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Article
June 13, 1977

Protecting the Nation's Health: The Problems of Regulation

JAMA. 1977;237(24):2652. doi:10.1001/jama.1977.03270510074037

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Abstract

Protecting the Nation's Health is a review of those activities of government that regulate this country's environmental health status. The Food and Drug Administration and Environmental Protective Agency lead the list of regulating bodies, which also include the Atomic Energy Commission, the Consumer Protection Safety Commission, and certain branches of the Agriculture and Commerce Departments.

The historical development of these agencies by legislative enactment is outlined in the early chapters of the book. The book then attempts to describe procedure and philosophy in regulation in an effort to explain those factors that ultimately determine how far the regulatory agency can and should go.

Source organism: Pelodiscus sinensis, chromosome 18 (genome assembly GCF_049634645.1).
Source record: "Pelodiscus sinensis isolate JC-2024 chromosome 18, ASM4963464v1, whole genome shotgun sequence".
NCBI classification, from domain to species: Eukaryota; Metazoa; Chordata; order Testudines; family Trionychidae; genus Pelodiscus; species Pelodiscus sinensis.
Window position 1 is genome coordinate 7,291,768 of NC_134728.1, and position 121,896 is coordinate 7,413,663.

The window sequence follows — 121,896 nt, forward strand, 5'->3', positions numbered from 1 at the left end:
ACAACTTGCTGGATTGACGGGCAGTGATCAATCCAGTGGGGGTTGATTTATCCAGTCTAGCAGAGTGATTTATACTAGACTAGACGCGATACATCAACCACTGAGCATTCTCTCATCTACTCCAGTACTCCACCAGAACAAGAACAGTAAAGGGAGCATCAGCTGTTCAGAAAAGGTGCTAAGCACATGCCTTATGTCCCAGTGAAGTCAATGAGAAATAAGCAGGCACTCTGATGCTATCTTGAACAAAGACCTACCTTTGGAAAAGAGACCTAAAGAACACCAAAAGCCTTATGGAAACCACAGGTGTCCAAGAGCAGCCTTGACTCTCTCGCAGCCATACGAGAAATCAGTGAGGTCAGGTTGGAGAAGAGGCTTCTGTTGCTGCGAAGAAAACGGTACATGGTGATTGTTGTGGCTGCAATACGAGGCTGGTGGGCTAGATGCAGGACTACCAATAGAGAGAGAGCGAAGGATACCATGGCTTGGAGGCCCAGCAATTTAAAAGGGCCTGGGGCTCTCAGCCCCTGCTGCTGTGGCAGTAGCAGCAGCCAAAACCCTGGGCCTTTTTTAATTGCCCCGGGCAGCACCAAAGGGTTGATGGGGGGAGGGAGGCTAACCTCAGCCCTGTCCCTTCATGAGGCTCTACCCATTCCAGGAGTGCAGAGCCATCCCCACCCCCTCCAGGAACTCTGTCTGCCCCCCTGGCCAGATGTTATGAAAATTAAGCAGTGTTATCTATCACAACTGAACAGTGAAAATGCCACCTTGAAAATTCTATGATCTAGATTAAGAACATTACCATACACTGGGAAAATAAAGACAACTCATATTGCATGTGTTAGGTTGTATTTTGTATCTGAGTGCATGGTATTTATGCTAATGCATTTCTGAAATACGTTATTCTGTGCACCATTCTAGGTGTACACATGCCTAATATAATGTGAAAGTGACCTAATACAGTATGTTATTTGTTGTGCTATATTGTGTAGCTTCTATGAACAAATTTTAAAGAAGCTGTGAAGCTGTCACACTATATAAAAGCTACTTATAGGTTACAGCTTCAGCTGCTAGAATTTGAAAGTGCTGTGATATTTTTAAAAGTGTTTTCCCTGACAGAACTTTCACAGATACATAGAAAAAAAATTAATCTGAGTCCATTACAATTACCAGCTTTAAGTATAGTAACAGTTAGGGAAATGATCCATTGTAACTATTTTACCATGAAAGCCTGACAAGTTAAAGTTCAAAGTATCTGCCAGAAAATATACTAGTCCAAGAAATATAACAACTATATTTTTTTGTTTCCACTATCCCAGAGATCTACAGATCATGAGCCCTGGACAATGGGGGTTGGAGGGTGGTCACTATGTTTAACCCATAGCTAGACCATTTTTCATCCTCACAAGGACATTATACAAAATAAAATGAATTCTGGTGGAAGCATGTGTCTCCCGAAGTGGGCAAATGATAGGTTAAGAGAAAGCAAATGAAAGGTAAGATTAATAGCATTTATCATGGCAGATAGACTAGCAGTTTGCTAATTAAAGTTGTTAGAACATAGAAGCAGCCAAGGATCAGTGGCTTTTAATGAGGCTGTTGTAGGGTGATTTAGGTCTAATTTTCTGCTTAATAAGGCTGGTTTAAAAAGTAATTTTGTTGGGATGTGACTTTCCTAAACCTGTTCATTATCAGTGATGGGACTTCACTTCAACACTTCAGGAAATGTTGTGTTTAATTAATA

The book explains the growing reluctance of the public to accept governmental decisions without question. It is generally attributed to scrutiny by the scientific community of research data, editorial reporting by the news media, and general credibility gaps within the government itself.

An epilogue offers a critique

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